Let's be honest, America has a long history of vote suppression going back to the founding of the republic. It tends to come in waves, usually following one of our regular paroxysms of racist hysteria. In the bad old days of Jim Crow, vote suppression was enforced by physical violence. Thankfully that hasn't happened in recent years. But our current surge of suppressive activity includes various forms of intimidation, from unscrupulous "poll watchers" to armed guards patrolling voting places as well as lots of propaganda and disinformation to confuse voters and try to frighten them out of voting. The most aggressive forms of vote suppression we face today, however, remain the same as they ever were: The law is still used to make it difficult for people of color to vote.
In the wake of Donald Trump's Big Lie about the 2020 election, Republicans have gone into overdrive, using his pathetic inability to admit he lost as an excuse to enact voting restrictions in the name of "restoring trust" in the electoral system. The Brennan Center reports that as of March 24, Republican legislators have introduced 361 bills with restrictive provisions in 47 states:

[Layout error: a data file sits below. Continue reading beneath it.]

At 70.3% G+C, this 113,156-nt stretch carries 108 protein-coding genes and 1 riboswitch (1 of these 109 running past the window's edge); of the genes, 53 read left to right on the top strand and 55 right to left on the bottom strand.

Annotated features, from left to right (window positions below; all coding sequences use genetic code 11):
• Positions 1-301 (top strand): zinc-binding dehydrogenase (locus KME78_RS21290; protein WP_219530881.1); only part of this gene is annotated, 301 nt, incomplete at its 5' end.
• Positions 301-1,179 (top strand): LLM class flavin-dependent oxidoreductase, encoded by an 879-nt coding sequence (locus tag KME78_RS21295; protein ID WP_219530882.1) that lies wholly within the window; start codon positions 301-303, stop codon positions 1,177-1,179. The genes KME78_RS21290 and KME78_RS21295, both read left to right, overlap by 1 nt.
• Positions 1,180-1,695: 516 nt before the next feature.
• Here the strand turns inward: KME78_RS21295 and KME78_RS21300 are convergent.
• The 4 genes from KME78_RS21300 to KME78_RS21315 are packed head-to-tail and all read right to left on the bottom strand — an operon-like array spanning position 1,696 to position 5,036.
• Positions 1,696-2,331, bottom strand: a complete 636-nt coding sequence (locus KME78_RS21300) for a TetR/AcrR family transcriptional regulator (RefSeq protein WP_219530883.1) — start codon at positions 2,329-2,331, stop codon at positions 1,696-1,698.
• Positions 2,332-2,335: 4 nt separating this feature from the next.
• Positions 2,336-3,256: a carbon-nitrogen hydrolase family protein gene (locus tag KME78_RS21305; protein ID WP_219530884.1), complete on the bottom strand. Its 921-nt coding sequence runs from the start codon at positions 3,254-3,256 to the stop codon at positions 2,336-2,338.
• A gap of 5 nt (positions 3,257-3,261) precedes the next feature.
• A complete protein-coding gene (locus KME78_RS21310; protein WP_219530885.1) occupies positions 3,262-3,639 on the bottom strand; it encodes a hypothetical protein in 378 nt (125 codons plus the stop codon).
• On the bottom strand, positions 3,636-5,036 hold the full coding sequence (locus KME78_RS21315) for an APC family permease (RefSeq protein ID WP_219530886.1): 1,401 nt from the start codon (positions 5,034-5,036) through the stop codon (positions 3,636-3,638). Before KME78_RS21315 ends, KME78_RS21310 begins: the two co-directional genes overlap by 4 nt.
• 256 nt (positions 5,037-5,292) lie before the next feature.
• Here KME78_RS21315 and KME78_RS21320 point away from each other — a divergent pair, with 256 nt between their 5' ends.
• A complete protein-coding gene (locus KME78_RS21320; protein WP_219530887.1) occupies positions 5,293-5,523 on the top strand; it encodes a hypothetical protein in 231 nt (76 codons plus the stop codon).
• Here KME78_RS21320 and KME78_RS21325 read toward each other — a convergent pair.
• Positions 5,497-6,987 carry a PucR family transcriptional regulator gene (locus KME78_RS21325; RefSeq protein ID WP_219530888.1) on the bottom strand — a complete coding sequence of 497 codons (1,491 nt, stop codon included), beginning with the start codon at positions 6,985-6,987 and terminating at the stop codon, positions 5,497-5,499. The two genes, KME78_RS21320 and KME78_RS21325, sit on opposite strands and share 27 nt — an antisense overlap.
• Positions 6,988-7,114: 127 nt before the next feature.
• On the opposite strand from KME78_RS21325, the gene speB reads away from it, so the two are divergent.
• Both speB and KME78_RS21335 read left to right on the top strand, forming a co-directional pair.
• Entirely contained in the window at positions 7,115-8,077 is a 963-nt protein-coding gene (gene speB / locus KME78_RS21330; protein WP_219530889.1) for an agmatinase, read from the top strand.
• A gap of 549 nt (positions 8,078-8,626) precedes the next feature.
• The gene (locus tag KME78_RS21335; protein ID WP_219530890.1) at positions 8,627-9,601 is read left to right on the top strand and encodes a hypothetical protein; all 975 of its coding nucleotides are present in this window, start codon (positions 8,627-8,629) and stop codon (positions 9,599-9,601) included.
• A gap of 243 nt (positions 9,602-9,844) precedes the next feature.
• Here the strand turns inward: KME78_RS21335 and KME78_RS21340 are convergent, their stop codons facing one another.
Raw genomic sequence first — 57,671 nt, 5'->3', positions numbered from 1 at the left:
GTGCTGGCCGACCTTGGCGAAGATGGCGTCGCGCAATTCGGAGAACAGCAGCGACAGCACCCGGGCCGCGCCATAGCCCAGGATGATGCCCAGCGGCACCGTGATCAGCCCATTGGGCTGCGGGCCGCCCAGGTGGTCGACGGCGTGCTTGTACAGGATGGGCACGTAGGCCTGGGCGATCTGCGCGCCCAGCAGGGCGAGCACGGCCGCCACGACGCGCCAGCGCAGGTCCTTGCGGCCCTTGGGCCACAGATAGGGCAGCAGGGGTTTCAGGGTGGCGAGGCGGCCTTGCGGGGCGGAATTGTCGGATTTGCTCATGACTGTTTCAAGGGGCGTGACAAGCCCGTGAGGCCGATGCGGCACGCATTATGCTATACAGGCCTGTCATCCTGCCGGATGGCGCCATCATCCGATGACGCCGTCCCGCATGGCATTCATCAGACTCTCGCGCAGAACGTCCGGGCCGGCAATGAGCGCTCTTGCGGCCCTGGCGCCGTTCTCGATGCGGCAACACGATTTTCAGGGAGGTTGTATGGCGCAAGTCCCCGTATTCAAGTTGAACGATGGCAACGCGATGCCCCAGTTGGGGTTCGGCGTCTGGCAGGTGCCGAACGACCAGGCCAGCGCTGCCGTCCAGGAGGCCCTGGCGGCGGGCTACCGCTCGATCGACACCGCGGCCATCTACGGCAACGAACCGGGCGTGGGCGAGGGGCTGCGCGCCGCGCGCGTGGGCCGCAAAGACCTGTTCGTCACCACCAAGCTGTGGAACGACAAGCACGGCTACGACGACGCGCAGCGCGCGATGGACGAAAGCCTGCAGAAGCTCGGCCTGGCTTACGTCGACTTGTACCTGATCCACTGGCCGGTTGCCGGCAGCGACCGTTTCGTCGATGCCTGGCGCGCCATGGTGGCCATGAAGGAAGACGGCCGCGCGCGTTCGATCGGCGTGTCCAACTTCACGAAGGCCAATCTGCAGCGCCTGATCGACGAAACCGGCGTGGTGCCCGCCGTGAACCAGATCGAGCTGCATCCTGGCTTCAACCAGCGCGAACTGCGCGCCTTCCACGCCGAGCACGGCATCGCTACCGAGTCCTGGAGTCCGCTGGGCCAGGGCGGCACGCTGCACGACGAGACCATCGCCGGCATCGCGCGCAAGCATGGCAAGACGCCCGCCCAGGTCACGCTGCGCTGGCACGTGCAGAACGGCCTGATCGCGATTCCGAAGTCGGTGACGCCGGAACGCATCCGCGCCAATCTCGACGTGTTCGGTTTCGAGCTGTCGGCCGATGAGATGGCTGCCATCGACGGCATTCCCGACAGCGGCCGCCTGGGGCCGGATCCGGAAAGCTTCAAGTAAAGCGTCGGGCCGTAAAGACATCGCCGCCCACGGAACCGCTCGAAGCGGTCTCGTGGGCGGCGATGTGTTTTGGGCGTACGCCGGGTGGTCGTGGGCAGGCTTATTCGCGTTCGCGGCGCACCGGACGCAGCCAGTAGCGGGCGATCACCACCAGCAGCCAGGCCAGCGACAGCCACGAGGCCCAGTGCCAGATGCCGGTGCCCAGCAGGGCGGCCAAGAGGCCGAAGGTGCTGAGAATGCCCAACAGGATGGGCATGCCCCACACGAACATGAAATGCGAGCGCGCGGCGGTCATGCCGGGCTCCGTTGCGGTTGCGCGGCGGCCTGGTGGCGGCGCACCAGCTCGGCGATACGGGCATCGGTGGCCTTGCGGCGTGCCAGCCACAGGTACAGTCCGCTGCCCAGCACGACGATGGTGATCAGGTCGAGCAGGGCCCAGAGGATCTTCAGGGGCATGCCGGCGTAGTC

Most restrictive bills take aim at absentee voting, while nearly a quarter seek stricter voter ID requirements. State lawmakers also aim to make voter registration harder, expand voter roll purges or adopt flawed practices that would risk improper purges, and cut back on early voting. The states that have seen the largest number of restrictive bills introduced are Texas (49 bills), Georgia (25 bills), and Arizona (23 bills). Bills are actively moving in the Texas and Arizona statehouses, and Georgia enacted an omnibus voter suppression bill last week.
Georgia and Arizona are both states Trump narrowly lost. Texas Republicans sense an ominous shift in power with the formerly GOP-voting white suburbs voting Democratic for the past few cycles. Georgia's bill has gotten the most national attention, largely because Trump's crude attempts to strongarm the Republican election officials into cheating on his behalf became big news. Rather than praising the integrity of their state's election process, the state Republican-controlled legislature reacted by making it harder to vote.